|• Mayor||Andres Noormägi|
|• Total||11.03 km2 (4.26 sq mi)|
|• Density||260/km2 (670/sq mi)|
|Time zone||UTC+2 (EET)|
|• Summer (DST)||UTC+3 (EEST)|
Narva-Jõesuu has a population of 2,602 (as of 1 January 2010). As in the nearby city of Narva, most residents today are Russian or Russian-speaking, although the percentage of native Estonians is slightly higher in Narva-Jõesuu (13% compared to 4% in Narva).
The settlement probably arose in the 14th century, then part of the Duchy of Estonia, a dominion of the Livonian Order within Terra Mariana from 1346. It was first documented in a 1503 deed issued by Master of the Order Wolter von Plettenberg. It was the site of an outer harbour of the City of Narva from the 16th century, containing several timber stockyards, sawmills, and a small shipbuilding industry.
The German name Hungerburg allegedly goes back to the Russian emperor Peter the Great, who during the 1704 Battle of Narva noticed the great poverty of the rural population. The Narva-Jõesuu Lighthouse was erected in 1808.
Thanks to its eight-kilometre-long white sand beach lined with pine trees – one of the best in Estonia – Narva-Jõesuu has long been a popular summer destination. In the late 19th and early 20th century it was a spa town frequented by the nobility from Saint Petersburg, which is less than 150 km (93 mi) to the east, and from Moscow. During the Soviet period it was visited in large numbers by residents of the renamed Leningrad, particularly the Russian intelligentsia, many of whom have bought dachas (summer houses) in Narva-Jõesuu or on the outskirts.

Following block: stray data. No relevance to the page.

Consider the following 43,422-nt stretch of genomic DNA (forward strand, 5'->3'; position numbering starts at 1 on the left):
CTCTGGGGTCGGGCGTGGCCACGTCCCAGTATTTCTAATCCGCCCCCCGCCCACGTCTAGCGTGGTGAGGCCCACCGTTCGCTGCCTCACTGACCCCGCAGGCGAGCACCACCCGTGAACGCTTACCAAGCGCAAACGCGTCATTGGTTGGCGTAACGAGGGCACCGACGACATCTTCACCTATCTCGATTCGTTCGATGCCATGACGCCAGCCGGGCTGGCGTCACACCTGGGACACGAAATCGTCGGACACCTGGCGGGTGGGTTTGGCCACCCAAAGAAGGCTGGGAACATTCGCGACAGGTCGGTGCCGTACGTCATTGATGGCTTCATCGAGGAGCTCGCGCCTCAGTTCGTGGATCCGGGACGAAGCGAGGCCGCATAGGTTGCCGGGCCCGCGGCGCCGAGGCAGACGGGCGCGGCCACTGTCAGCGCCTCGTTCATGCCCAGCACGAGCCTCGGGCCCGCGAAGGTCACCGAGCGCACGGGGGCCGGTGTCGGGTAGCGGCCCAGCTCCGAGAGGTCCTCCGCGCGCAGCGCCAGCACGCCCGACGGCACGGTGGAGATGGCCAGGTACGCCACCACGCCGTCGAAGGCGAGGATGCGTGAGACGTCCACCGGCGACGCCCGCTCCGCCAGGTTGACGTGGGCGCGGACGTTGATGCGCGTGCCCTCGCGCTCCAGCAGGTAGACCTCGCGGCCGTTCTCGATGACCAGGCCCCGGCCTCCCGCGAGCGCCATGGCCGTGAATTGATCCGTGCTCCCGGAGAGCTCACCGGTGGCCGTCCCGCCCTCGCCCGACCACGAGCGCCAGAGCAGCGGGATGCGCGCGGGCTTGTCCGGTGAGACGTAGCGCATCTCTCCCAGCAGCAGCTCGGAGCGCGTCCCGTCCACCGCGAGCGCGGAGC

In the first ten to fifteen years after the restoration of Estonia's independence Narva-Jõesuu saw few visitors, with a large number of hotels and guest houses closing their doors and going out of business. In the last few years its resort facilities have been renovated and the number of tourists is rising, however, the number of hotels is still considerably lower in comparison to the late 1980s.
Near Narva-Jõesuu, 2 km (1.2 mi) southwest from the town border lies the Narva-Jõesuu nudist beach, the only official nudist beach in Estonia.
Narva-Jõesuu's flag and coat of arms were designed and approved in the mid-1990s by the chairman of the local government Pavel Grigorjev. The gold strips of land on the image symbolise Estonian and Russian coasts on both sides along the Narva River and the blue area symbolises its iconic mouth.
Pier in the mouth of Narva River.
|Wikimedia Commons has media related to Narva-Jõesuu.|
|Wikivoyage has a travel guide for Narva-Jõesuu.|